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Awake prone positioning effectiveness in moderate to severe COVID-19 a randomized controlled trial.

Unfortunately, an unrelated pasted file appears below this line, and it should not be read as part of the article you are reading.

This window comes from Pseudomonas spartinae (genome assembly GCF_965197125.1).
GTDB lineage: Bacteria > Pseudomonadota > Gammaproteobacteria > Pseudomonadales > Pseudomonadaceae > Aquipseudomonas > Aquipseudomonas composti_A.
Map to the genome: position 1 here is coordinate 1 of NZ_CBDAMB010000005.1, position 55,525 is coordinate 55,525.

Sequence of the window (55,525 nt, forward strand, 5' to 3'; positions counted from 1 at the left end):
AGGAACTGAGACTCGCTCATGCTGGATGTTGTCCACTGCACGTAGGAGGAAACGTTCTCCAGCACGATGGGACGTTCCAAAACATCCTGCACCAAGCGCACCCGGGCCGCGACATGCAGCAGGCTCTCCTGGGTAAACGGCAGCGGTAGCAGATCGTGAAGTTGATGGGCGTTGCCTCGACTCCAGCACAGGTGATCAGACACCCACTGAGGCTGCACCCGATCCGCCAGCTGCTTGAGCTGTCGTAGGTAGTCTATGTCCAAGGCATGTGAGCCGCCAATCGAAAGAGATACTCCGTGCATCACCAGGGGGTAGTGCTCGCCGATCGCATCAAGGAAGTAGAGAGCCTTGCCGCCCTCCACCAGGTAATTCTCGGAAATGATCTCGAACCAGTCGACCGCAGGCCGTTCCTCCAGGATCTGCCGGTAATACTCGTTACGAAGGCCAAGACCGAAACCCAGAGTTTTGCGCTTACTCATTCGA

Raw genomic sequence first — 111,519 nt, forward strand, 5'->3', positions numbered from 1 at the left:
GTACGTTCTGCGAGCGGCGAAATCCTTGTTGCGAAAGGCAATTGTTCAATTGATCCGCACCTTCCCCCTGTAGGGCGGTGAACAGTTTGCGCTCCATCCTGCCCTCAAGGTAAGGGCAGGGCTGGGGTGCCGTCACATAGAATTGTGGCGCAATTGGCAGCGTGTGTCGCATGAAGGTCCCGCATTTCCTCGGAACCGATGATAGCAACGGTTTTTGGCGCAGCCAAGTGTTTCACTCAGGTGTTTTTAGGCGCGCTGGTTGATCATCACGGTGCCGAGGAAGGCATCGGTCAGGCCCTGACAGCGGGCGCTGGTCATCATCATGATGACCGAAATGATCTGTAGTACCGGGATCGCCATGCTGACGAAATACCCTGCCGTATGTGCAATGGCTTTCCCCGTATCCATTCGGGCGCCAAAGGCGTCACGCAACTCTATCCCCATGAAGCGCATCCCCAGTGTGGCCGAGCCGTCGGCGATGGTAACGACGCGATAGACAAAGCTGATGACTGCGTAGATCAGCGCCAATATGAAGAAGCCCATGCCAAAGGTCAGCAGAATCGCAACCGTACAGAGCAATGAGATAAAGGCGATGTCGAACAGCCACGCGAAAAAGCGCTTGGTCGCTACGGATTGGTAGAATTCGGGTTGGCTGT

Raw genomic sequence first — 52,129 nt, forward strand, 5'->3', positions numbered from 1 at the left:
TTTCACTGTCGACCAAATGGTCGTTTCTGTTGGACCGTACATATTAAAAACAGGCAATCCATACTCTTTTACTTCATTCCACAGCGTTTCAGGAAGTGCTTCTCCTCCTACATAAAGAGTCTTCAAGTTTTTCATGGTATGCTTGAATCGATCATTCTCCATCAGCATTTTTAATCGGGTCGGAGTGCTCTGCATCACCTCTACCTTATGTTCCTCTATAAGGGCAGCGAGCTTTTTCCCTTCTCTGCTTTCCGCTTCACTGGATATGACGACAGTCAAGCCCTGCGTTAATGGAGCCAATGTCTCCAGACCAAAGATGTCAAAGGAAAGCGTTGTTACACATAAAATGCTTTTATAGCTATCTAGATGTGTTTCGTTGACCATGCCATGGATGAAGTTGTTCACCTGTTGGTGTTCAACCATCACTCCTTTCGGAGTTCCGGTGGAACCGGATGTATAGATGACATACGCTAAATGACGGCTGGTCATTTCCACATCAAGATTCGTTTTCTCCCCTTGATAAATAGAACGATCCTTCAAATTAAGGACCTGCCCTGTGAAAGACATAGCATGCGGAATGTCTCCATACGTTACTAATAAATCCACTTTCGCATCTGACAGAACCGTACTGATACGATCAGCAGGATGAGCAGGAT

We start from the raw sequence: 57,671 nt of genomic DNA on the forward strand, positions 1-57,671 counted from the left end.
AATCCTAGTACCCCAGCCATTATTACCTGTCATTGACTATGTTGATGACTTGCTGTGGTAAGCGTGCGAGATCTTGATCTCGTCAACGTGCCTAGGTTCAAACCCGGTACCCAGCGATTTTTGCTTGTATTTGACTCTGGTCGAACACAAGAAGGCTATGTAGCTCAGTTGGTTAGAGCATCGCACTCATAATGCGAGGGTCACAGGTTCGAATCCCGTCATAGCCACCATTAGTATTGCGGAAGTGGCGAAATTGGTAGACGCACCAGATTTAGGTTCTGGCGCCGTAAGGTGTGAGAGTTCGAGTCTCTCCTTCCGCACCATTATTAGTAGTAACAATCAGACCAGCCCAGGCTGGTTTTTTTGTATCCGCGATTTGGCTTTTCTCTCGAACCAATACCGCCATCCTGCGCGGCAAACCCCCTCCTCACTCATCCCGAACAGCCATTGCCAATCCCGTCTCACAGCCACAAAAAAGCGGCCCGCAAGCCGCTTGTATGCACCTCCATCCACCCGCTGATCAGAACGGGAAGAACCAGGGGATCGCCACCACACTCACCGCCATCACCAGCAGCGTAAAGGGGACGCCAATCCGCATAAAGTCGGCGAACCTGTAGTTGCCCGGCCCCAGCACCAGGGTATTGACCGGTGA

Objectives: We evaluated the efficacy and acceptability of awake-prone positioning (APP) in a randomised controlled trial, using a dedicated APP implementation team and wearable continuous-monitoring devices to monitor position and oximetry. Methods: The trial was performed at a tertiary level hospital in Ho Chi Minh City, Vietnam, recruiting adults ([≥]18 years) hospitalised with moderate or severe COVID-19 and receiving supplemental oxygen therapy via nasal/facemask systems or high-flow nasal canulae. Participants were randomized (1:1) to standard care or APP. The primary outcome was escalation of respiratory support within 28 days of randomisation. Results: Ninety-three patients were enrolled between March 2022 and March 2023; 80 (86%) had received [≥]2 doses of SARS-CoV2 vaccine. Significantly greater mean daily APP times were achieved in those allocated to APP, although most did not achieve the target 8 hours/day. We did not detect significant differences in the primary outcome (RR 0.85, 95% CI 0.40-1.78, p=0.67) or secondary outcomes, including intubation rate and 28-day mortality. Particpants reported prone positioning was comfortable, although almost all preferred supine positioning. No adverse events associated with the intervention were reported. Conclusions: APP was not associated with benefit, but was safe. Continuous monitoring with wearable devices was feasible and acceptable to patients.